Theorem 14.2: How do I love thee? Let me count the ways.

Proof: My love for thee is eternal, so let us express my love as the (countable or otherwise) infinite set L. Now assume that my love is uncountable. In this case we can form an injection

f:R -> L
from the real numbers into my love. But the real numbers contain the irrationals, which means that there must be ways in which I love thee that can be expressed as f(y), where y is an irrational. But there is no way in which my love for thee can be irrational, as to be irrational would imply that there is no reason behind it. Therefore by contradiction we may conclude that L is countable, that is, we /can/ indeed count the ways in which I love thee.

So let us denote the ways in which I love thee as {l(i)}, i taking the values 1,2,3, et cetera. Now we have shown that it is possible count the ways in which I love thee, let us begin by ordering them by magnitude. We know that no way may have infinite magnitude, for that would reduce all other ways to insignificant (and to love thee with infinite magnitude in one way would be simply irrational, which we have already concluded is impossible). So indeed every way does have a finite magnitude, and we may order them in the obvious manner. WLOG assume that we have

l(n) > l(n-1)
for all n.

So we have now reduced my love to the set L, consisting of countably many finite elements l(i), with

l(n) > l(n-1)
for all n. Clearly we may count them, and so the proof is done. But for fun let us analyse the ways in a minor amount of detail.

We will do this by induction. Assume that we may analyse l(i) (if not, simply insert a dummy element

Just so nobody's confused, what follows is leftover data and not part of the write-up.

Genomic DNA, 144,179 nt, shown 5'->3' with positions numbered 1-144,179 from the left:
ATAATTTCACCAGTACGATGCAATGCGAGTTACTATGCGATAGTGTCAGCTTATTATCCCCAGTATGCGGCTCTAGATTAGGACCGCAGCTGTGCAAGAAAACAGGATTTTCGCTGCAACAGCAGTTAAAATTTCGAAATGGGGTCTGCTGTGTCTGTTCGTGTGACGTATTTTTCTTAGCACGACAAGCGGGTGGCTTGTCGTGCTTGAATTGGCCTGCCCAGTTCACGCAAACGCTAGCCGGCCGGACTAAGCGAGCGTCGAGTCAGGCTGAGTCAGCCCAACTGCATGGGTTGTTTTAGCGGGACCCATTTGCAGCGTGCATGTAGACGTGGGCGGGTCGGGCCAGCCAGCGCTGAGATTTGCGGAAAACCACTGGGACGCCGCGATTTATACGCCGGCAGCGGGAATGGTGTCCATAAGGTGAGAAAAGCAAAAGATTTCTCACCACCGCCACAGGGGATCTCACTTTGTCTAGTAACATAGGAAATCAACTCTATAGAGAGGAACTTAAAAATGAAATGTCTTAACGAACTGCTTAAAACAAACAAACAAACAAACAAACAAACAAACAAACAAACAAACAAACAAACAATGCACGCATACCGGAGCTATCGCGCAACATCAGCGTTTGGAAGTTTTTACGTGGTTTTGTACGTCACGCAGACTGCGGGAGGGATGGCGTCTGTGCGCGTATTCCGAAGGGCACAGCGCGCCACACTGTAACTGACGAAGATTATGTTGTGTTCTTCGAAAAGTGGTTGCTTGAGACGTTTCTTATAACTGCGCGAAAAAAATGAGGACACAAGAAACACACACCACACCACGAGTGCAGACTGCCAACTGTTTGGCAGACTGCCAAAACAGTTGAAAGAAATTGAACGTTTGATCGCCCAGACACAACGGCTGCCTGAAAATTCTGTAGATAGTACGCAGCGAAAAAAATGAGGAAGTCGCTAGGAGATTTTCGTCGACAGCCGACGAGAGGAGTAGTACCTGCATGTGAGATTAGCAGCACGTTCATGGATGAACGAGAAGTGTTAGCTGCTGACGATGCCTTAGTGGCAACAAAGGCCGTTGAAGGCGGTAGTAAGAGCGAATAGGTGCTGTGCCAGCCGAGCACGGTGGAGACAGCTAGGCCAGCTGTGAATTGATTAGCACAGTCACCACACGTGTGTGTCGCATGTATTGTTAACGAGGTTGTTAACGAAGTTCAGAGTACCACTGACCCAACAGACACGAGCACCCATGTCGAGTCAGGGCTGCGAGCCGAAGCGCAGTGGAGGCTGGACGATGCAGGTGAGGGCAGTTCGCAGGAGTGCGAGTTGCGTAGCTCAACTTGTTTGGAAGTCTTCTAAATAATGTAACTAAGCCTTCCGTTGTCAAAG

l(0) = "I love the colour of thy hair,"
which may be easily analysed). So we now require a method to analyse l(n) given a thorough understanding of all elements l(m), 0 <= m < n.

Express our element l(n) as part of the subset V(eng), the English language in standard notation (we know we may do this: again, if we may not, then it would imply that the way cannot be expressed in words, which would make it thoroughly irrational - contradiction). So we have V(eng) containing a specific point v(l(n)), and we wish to determine the precise nature of this point. Let us do this by the method of 'lion-hunting.'

Consider the first word of v(l(n)) - denote this as w(1) for ease of notation. Now set

a(0) = "A"
and
b(0) = "Zymurgy".
Set
c(0) = (a(0) + b(0))/2
(use a dictionary if necessary). Now iterate to find w(1) in the following manner:

If w(1) < c(0), set a(1) = a(0), b(1) = c(0).
If w(1) > c(0), set a(1) = c(0), b(1) = b(0).
If w(1) = c(0), then we have successfully found w(1) and we are done.

Continue this process in the obvious manner until we do indeed find w(1). Now repeat for w(2), w(3) and so on until we have successfully isolated all words of v(l(n)). It is a matter of trivial algebra now to combine all these words, thus producing element l(n) of my love, expressed in a suitable basis of the English language. This may then be analysed by linguists while the mathematicians repeat the process for l(n+1).

Thus, not only have we counted the ways in which I love thee, but we have also provided an algorithm for expressing each in words. This should be more than enough to satisfy thee this Valentine's day.

QED.



DISCLAIMER: The methods used above are solely those of a first-year undergraduate. These methods in no way represent those of the maths faculty or of the university in general. The university will not be held responsibile for any results derived using these methods. 1